The NBA playoffs should be exhilarating as usual, but several players in particular for the association's top squads will figure prominently in shaping how the postseason plays out.
As defending champions, the Miami Heat are the prohibitive favorite, and they are a slightly different, more cohesive team than a season ago. However, the Oklahoma City Thunder are vying for an NBA Finals rematch after falling 4-1 in the championship series less than a year ago.
The revitalized New York Knicks need some sort of edge to get by Miami in the East, while the San Antonio Spurs will look to exact revenge on the Thunder if they meet again in the conference finals.
Let's take a look at the biggest individual X-factors for each of those top-notch squads and how they might change the dynamic of their respective team's chances.
Miami Heat: Chris Andersen, PF
Due to the salary cap restrictions of the Heat's star trio, acquiring a lot of talent around them has proven difficult. Miami took a flier on Andersen in the middle of the year after he had not played all season, and he has proven to be a valuable asset.
The player known as "Birdman" gives the Heat a much-needed physical presence in the paint, with the ability to alter shots and also clean up misses at the rim.
His numbers of 4.9 points, four rebounds and one block per game in 17 minutes won't stun anyone, but it's what Andersen does outside of the box score that matters most.
Chris Bosh discussed how the element of energy that Andersen brings with the second unit is so essential to Miami's success. Andersen then tried to downplay his impact, per Joseph Goodman of The Miami Herald:
“He just keeps it going,” Bosh said of Andersen. “For the second-group guys, energy is the most important thing and he has come in and matched or exceeded us on a night-to-night basis."
“I think the guys already knew the urgency they needed to prove to everybody that we are, they were, another championship-contending team,” Andersen said. “They did it on their own. They just brought me in and that’s all there is to it.”
Andersen's hustle and humility bodes well for the team's chemistry, and he is the classic "glue guy" that the Heat needed to enhance their chances at repeating as champions.
Oklahoma City Thunder: Serge Ibaka, PF
Now that the 23-year-old has developed a solid mid-range jumper, there is no telling exactly where Ibaka's ceiling is.
Ibaka had never scored in double digits prior to this season, but he is now averaging 13.3 points thanks to the added dimension—and partially due to more shot opportunities sans James Harden.
Filling that role gives the Thunder's starting five another legitimate, consistently reliable scoring option. That is necessary especially when the offensively inept Kendrick Perkins is on the floor, and the Thunder can still play lockdown defense with that lineup.
The impact that the big man makes on the defensive end has never been in question, as Ibaka leads the NBA with 3.05 rejections per contest.
It will be important for OKC to get bench production from Kevin Martin, who has reached the postseason only once.
However, Ibaka's offensive output and ability to stretch the floor a bit at the 4 will open up the lane for Kevin Durant and Russell Westbrook to establish tempo early, and aggressively attack to get the Thunder off to good starts.
New York Knicks: Raymond Felton, PG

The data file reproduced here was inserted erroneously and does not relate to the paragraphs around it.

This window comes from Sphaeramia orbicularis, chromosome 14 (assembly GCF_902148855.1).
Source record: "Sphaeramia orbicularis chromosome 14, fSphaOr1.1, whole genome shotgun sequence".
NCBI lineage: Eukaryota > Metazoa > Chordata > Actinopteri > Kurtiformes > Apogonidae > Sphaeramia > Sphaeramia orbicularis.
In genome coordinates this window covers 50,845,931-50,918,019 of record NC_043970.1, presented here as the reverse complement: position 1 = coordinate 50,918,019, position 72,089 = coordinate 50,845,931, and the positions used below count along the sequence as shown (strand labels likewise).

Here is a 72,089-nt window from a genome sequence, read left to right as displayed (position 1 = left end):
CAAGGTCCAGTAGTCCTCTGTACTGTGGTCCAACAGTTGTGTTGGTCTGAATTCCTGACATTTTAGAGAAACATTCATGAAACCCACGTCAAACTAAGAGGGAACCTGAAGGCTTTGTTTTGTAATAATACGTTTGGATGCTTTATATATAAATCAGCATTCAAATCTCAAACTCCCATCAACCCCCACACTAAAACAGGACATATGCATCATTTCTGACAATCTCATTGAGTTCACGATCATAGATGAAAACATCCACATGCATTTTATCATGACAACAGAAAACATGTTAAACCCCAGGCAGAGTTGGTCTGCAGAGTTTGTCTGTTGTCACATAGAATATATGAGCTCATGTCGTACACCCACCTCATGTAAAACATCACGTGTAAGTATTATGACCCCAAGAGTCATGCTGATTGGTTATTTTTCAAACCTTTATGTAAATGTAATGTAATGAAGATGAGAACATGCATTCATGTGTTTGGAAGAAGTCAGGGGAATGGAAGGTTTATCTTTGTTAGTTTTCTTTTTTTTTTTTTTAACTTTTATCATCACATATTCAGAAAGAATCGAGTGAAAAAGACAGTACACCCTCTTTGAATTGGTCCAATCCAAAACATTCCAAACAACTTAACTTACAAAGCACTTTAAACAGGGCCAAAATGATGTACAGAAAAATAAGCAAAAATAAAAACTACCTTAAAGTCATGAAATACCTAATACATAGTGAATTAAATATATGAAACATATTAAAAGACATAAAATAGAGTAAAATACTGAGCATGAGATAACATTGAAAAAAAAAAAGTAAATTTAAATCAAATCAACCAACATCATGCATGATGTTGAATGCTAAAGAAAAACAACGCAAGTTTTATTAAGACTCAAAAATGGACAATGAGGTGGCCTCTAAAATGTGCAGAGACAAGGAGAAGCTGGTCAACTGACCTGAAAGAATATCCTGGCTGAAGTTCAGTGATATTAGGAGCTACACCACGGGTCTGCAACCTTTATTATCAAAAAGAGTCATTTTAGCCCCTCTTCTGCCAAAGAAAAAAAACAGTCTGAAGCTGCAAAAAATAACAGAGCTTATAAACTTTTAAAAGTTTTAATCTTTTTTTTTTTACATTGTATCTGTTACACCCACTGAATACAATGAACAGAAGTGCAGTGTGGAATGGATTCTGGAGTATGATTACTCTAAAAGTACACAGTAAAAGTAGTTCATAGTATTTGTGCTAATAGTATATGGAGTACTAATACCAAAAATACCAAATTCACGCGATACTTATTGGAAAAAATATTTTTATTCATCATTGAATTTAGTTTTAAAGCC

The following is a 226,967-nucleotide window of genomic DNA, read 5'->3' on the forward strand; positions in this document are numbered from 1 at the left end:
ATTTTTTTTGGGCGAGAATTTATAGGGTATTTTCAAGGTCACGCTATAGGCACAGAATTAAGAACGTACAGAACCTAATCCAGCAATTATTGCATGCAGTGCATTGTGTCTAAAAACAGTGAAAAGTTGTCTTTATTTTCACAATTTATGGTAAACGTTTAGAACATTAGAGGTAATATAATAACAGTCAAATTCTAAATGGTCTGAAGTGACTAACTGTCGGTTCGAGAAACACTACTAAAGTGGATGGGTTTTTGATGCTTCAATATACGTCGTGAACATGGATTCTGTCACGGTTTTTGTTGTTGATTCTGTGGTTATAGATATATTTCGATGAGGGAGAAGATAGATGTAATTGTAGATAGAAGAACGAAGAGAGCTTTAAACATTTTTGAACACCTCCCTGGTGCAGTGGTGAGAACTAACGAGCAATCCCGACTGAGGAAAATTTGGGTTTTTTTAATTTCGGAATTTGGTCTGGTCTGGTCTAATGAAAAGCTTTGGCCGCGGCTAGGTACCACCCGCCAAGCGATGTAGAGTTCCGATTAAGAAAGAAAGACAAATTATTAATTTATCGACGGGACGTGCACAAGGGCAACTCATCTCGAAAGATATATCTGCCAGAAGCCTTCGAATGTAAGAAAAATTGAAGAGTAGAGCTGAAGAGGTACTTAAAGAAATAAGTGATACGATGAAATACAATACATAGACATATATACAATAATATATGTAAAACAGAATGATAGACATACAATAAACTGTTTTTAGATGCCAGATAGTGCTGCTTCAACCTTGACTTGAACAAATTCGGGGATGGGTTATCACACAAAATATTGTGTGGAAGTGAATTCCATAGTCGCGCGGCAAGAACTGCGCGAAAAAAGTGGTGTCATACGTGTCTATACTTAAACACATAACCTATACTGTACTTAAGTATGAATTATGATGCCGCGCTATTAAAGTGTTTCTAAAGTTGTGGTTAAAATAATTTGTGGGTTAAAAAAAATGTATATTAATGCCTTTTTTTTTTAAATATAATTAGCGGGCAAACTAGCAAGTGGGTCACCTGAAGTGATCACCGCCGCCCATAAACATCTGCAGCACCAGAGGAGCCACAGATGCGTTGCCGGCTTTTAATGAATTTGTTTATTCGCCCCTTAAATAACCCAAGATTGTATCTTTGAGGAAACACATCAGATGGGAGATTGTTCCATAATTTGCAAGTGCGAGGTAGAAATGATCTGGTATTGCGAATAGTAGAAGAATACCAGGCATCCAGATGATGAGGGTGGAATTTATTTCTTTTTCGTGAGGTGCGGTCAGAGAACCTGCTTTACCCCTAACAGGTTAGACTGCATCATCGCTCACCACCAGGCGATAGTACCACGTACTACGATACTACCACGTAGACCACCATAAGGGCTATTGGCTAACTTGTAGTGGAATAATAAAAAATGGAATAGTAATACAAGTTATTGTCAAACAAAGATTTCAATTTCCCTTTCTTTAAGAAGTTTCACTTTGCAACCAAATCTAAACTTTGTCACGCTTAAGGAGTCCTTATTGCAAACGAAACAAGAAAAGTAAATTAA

The 2005 No. 5 overall pick has never quite lived up to the hype coming out of North Carolina, but to be fair, he is enjoying a nice season in 2012-13.
Felton has reached the postseason twice, with his teams having not won more than one game combined. Thankfully, the Knicks have a strong supporting cast and it won't all fall on him.
Having said that, the point guard has to effectively run the show and play stellar defense for New York to capitalize on its best position in the playoffs in nearly two decades.
Shooting efficiency is usually a problem for Felton, but his numbers are fantastic since the All-Star break. Felton is just a shade under 47 percent from the field and is still around 46 percent from beyond the arc.
Alan Hahn of MSG Networks reported that Felton hyper-extended his knee against the Chicago Bulls last Thursday, but he's seemed to be fine in two games of slightly less action since.
It will be interesting to see how Felton handles the playoff stage. He must be on top of his game, as the Knicks are set to open with the Boston Celtics, who are crafty, experienced team that is capable of neutralizing him with brilliant on-ball defender Avery Bradley.
San Antonio Spurs: Manu Ginobili, SG/SF
It's rather apparent, but the Spurs simply aren't the same team when Ginobili isn't on the floor. He's been out for most of the past 10 games with a hamstring injury, and San Antonio is just 4-6 in that stretch.
Good news has presented itself, however, as Ginobili is expected to return as early as Wednesday, per Jeff McDonald of the San Antonio Daily-News:
Ginobili's production is down this season, as he's averaging just 11.9 points—the lowest output since his rookie year. A history of injuries and reckless playing style seem to be taking their toll on the 35-year-old.
If the sixth man extraordinaire is healthy enough to be a viable contributor for the postseason, though, the Spurs' outlook totally changes.
Gregg Popovich does a marvelous job of shuffling his lineups and rotations around with such a deep roster, even electing to sit his veterans for rest on any given night. That job will be easier with Ginobili in the fold, and if the Spurs are meant to emerge as Western Conference champions, Ginobili will be vital to their success.